At Kalakhana, we met Mr. Rafael Tagizade, chief consultant of the regional cultural department, who claims that Kalakhana is one of the most ancient villages of Shamakhi. “Kala means big; khana means house. So welcome to our big house!”
Although now half-forgotten, Mr. Tagizade contends that the settlement was once a stopping point for caravans on an ancient trade route, one of the many branches of the famous ‘Silk Road.’ “There were dug-out cellars. Passers-by both rested here and kept their food in the cellar so as not to spoil along the way.” Possible evidence for this is an apparently ancient springhead between the tombs and the village, though an inscription here – probably Arabic – has been damaged beyond legibility, and there are no visible remnants of a Caravan Serai’ Caravan Palace’ these days.
However, as Rafael showed us, one of the tomb towers does retain an Arabic inscription helping scholars to date it to the 1660s. That would have made the structure relatively ‘modern’ when Dutch diplomat-traveller Cornelis DeBruijn visited the place in May 1703. However, at that time, DeBruijn seems to have felt that they were already ancient, suggesting rather optimistically that they might date back to the previous millennium.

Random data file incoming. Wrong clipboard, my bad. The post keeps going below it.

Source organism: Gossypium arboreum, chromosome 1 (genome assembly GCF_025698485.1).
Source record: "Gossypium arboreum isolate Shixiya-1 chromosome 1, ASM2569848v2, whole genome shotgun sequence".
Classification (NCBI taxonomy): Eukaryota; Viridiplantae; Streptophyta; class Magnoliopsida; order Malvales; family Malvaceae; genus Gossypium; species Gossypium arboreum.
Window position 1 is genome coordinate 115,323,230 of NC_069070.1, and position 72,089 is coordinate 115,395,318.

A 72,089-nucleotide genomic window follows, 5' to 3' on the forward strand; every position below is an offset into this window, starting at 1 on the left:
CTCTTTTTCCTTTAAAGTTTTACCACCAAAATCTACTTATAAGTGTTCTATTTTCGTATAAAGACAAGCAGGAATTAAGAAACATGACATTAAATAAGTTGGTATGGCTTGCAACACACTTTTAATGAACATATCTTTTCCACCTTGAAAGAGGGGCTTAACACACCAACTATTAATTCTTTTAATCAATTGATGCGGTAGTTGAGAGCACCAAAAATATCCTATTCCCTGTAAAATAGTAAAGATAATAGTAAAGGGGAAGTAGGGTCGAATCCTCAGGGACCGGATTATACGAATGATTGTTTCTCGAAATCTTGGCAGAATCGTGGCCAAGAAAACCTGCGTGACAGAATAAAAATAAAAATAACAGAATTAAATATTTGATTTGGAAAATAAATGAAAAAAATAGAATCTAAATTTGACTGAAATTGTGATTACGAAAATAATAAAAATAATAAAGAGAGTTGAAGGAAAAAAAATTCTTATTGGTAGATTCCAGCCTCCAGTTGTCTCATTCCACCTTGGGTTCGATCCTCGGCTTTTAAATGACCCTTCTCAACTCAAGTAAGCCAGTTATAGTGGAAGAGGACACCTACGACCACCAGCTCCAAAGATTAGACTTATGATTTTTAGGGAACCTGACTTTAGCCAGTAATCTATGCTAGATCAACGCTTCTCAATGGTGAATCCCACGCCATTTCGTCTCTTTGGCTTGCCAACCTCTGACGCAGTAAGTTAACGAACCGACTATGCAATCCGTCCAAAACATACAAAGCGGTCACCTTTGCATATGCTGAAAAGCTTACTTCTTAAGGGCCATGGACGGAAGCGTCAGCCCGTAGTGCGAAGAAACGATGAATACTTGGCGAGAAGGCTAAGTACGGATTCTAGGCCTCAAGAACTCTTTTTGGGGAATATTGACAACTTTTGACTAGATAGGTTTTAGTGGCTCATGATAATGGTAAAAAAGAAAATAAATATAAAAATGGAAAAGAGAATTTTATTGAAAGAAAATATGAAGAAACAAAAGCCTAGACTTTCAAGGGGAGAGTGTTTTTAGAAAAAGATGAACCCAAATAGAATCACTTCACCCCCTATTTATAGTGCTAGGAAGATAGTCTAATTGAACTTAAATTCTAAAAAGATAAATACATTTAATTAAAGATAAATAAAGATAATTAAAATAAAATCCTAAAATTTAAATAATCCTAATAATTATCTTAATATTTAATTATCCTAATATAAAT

Curiously he was told that the name of the place was Jediekombet (aka Yeddi Gumbaz) and that – like its later namesake described above – the name means seven domes… even though there were then nine. One has since been almost completely destroyed though the foundations are still visible. Despite the confusion over names, his descriptions and especially his drawings of the place make it unquestionable that DeBruijn was indeed visiting what’s now known as Kalakhana.
Showing us around the site, Mr. Tagizade pointed out that the only remaining graves now seem to be in areas outside the main tombs.